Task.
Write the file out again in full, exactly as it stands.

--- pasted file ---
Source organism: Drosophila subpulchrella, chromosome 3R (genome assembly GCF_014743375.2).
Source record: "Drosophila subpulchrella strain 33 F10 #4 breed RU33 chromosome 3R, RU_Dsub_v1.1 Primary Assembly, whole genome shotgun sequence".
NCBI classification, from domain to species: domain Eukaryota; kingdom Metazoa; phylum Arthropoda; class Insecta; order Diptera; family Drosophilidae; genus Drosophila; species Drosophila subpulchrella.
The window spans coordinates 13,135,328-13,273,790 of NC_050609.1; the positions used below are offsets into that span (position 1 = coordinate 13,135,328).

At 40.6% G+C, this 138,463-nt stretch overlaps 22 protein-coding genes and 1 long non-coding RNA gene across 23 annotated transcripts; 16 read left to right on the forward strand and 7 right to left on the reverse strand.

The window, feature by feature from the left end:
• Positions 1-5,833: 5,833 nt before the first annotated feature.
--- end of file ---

Source organism: Drosophila subpulchrella, chromosome 3R (genome assembly GCF_014743375.2).
Source record: "Drosophila subpulchrella strain 33 F10 #4 breed RU33 chromosome 3R, RU_Dsub_v1.1 Primary Assembly, whole genome shotgun sequence".
NCBI classification, from domain to species: domain Eukaryota; kingdom Metazoa; phylum Arthropoda; class Insecta; order Diptera; family Drosophilidae; genus Drosophila; species Drosophila subpulchrella.
The window spans coordinates 13,135,328-13,273,790 of NC_050609.1; the positions used below are offsets into that span (position 1 = coordinate 13,135,328).

At 40.6% G+C, this 138,463-nt stretch overlaps 22 protein-coding genes and 1 long non-coding RNA gene across 23 annotated transcripts; 16 read left to right on the forward strand and 7 right to left on the reverse strand.

The window, feature by feature from the left end:
• Positions 1-5,833: 5,833 nt before the first annotated feature.